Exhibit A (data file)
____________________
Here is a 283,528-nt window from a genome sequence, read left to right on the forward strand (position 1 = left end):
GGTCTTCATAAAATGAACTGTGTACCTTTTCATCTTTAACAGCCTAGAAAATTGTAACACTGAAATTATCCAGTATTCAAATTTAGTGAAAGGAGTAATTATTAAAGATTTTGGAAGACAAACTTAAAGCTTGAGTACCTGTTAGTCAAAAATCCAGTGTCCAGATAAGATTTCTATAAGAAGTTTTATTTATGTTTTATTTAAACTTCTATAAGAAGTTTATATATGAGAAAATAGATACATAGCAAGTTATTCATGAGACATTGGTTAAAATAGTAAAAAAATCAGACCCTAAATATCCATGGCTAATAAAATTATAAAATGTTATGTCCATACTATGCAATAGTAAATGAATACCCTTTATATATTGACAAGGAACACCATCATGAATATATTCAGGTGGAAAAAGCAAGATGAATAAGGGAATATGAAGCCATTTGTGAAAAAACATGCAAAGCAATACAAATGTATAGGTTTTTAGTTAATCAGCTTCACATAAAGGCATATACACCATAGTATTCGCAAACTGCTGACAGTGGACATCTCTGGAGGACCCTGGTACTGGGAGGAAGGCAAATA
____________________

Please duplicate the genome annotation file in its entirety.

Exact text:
Here is a 283,528-nt window from a genome sequence, read left to right on the forward strand (position 1 = left end):
GGTCTTCATAAAATGAACTGTGTACCTTTTCATCTTTAACAGCCTAGAAAATTGTAACACTGAAATTATCCAGTATTCAAATTTAGTGAAAGGAGTAATTATTAAAGATTTTGGAAGACAAACTTAAAGCTTGAGTACCTGTTAGTCAAAAATCCAGTGTCCAGATAAGATTTCTATAAGAAGTTTTATTTATGTTTTATTTAAACTTCTATAAGAAGTTTATATATGAGAAAATAGATACATAGCAAGTTATTCATGAGACATTGGTTAAAATAGTAAAAAAATCAGACCCTAAATATCCATGGCTAATAAAATTATAAAATGTTATGTCCATACTATGCAATAGTAAATGAATACCCTTTATATATTGACAAGGAACACCATCATGAATATATTCAGGTGGAAAAAGCAAGATGAATAAGGGAATATGAAGCCATTTGTGAAAAAACATGCAAAGCAATACAAATGTATAGGTTTTTAGTTAATCAGCTTCACATAAAGGCATATACACCATAGTATTCGCAAACTGCTGACAGTGGACATCTCTGGAGGACCCTGGTACTGGGAGGAAGGCAAATA